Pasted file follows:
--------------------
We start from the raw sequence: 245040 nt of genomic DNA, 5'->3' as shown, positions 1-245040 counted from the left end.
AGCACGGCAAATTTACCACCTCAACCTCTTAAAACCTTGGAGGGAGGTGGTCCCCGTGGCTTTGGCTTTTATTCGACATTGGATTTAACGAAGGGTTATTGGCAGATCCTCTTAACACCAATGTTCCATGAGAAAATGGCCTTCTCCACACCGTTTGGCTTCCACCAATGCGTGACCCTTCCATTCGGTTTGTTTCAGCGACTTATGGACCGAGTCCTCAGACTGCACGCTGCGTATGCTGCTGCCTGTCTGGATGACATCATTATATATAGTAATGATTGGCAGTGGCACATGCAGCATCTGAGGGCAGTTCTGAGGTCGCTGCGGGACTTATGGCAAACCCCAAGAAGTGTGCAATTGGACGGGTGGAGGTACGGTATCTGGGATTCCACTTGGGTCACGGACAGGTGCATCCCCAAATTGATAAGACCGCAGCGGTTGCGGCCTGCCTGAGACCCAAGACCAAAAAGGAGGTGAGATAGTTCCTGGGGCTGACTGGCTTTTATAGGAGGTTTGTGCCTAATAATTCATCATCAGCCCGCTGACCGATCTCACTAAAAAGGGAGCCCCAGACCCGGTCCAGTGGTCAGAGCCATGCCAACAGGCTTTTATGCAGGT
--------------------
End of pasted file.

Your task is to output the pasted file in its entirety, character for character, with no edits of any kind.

We start from the raw sequence: 245040 nt of genomic DNA, 5'->3' as shown, positions 1-245040 counted from the left end.
AGCACGGCAAATTTACCACCTCAACCTCTTAAAACCTTGGAGGGAGGTGGTCCCCGTGGCTTTGGCTTTTATTCGACATTGGATTTAACGAAGGGTTATTGGCAGATCCTCTTAACACCAATGTTCCATGAGAAAATGGCCTTCTCCACACCGTTTGGCTTCCACCAATGCGTGACCCTTCCATTCGGTTTGTTTCAGCGACTTATGGACCGAGTCCTCAGACTGCACGCTGCGTATGCTGCTGCCTGTCTGGATGACATCATTATATATAGTAATGATTGGCAGTGGCACATGCAGCATCTGAGGGCAGTTCTGAGGTCGCTGCGGGACTTATGGCAAACCCCAAGAAGTGTGCAATTGGACGGGTGGAGGTACGGTATCTGGGATTCCACTTGGGTCACGGACAGGTGCATCCCCAAATTGATAAGACCGCAGCGGTTGCGGCCTGCCTGAGACCCAAGACCAAAAAGGAGGTGAGATAGTTCCTGGGGCTGACTGGCTTTTATAGGAGGTTTGTGCCTAATAATTCATCATCAGCCCGCTGACCGATCTCACTAAAAAGGGAGCCCCAGACCCGGTCCAGTGGTCAGAGCCATGCCAACAGGCTTTTATGCAGGT